It's a very different feel to web development, using RapidWeaver, compared to GoLive. Mac360 described it 'as a whole new metaphor'. They've got that right on the ball.

I'm waiting to see how long it takes my dad to notice this site has changed!

a|state RPG

Ever since it came out, I've been a big fan of the a|state RPG by Contested Ground Studios. It is a unique game, which reminds me very much of (amongst other things) China Mieville's excellent 'Perdido Street Station'. The system is very like the Chaosium BRP engine, but very rules light. I knocked together a quick reference sheet for the combat rules using OmniGraffle, and sent the PDF to Malc at CGS so they can put it on the website. To my surprise they said that they'd like to use it in their forthcoming GM Screen! So I agreed.

Anyway, if you want to see what all the fuss about a|state is, go to their website and download the free PDF file of the 'lite' rules. In reality, it's all you need to try a game out. Fantastic stuff.

Eager Anticipation

A couple of weeks ago, I finally succumbed to temptation that had been building over the last year and ordered some of Columbia Games blockgames. I'm eagerly waiting for Hammer of the Scots and Crusader Rex to arrive from across the Atlantic. After they arrive, there's only the challenge of sorting someone to play them with. I hope they don't languish like the copy of Serennisma that I got last year, another one that I really want to play.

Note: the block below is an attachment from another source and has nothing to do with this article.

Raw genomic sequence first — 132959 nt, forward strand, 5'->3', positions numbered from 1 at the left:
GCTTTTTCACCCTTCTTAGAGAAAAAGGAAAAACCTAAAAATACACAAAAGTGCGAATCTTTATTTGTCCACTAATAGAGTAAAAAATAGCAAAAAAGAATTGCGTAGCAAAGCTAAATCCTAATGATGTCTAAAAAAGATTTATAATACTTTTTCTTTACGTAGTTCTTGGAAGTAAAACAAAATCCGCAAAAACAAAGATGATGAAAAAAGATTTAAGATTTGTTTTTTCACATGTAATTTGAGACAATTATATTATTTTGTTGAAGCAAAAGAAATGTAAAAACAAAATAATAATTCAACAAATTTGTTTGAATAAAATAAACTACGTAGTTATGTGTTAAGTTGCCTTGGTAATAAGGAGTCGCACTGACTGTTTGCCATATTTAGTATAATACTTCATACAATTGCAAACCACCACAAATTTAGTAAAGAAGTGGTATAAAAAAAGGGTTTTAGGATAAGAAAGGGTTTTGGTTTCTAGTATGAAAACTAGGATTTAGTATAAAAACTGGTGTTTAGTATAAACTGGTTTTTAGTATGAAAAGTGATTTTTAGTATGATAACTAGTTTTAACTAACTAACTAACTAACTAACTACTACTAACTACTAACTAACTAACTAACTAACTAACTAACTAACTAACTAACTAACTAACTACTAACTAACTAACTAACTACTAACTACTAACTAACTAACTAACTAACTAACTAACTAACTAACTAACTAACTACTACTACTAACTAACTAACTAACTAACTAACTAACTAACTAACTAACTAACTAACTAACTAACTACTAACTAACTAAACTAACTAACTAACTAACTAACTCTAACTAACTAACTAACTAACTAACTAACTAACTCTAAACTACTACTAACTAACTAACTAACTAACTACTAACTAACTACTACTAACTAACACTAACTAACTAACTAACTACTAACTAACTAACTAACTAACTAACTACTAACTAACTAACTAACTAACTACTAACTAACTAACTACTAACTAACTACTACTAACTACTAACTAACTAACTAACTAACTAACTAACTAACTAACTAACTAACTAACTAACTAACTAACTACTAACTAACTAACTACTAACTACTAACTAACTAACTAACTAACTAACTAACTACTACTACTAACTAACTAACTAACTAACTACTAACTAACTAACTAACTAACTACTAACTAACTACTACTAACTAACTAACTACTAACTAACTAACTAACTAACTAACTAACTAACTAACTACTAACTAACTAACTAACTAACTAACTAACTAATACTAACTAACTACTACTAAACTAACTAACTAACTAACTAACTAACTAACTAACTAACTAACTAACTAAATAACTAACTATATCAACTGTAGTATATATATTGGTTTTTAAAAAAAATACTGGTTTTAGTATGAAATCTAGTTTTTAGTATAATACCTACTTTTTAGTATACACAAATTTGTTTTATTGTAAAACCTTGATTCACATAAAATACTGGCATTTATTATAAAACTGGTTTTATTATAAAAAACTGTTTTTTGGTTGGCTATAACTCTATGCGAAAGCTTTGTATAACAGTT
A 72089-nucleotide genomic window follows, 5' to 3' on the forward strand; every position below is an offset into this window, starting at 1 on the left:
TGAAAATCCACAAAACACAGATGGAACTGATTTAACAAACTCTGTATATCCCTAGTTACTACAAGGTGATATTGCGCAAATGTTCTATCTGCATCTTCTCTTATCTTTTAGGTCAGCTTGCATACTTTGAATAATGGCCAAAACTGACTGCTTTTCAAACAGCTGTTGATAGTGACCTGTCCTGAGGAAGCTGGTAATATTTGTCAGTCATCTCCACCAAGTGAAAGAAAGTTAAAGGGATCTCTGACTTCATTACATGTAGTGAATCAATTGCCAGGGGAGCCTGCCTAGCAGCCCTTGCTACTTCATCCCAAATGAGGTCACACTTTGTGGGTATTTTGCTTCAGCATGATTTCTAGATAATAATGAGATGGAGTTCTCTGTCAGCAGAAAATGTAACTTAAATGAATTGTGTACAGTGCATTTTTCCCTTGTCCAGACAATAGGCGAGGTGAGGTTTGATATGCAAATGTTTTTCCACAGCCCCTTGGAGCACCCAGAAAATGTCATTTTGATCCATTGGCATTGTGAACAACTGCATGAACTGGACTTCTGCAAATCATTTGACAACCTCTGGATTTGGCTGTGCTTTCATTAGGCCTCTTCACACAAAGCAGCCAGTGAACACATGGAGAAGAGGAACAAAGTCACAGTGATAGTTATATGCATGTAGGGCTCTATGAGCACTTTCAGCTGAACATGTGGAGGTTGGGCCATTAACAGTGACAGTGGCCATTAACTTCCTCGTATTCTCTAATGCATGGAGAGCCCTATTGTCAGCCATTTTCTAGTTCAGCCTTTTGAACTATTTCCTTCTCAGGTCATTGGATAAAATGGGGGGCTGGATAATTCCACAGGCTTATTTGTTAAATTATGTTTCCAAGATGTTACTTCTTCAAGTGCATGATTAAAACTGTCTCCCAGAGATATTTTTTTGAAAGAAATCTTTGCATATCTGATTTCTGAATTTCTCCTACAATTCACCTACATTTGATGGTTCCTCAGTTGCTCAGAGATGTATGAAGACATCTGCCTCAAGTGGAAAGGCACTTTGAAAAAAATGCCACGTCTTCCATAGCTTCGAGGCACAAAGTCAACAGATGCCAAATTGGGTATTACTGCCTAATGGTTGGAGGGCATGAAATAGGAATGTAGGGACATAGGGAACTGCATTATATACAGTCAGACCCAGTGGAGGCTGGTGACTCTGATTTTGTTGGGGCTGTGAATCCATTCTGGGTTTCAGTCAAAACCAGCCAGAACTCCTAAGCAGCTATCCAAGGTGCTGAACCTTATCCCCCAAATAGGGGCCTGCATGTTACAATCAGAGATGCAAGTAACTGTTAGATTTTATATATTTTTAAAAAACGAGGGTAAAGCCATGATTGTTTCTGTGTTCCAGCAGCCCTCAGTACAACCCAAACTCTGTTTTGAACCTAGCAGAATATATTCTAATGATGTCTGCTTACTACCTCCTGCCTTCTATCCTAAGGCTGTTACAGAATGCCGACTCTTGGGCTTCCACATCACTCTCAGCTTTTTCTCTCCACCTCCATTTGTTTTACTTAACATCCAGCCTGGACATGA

Rebuilding from the Ground up.

This website has been dormant for far too long, so I decided to use it as a platform to try out a fantastic looking web package that I recently found called RapidWeaver, written by a small company in Brighton in the UK for Mac OS X. What attracted me to this was that it was theme driven and very simple to use. Until I started this revamp, all the web pages I've built were either hand-coded or made with Adobe's GoLive. GoLive is a fantastic package, but you have to know what you're doing in a techie sense to get the most out of it. RapidWeaver looks to be far simpler, and faster, and certainly up to delivering most of what I need.

It also looked like an excellent tool to rapidly create the website for the Birkenhead History Society that my father-in-law wants. So I decided to give it a whirl. If this works out right, I will migrate the Power Projection and BITS UK websites later on.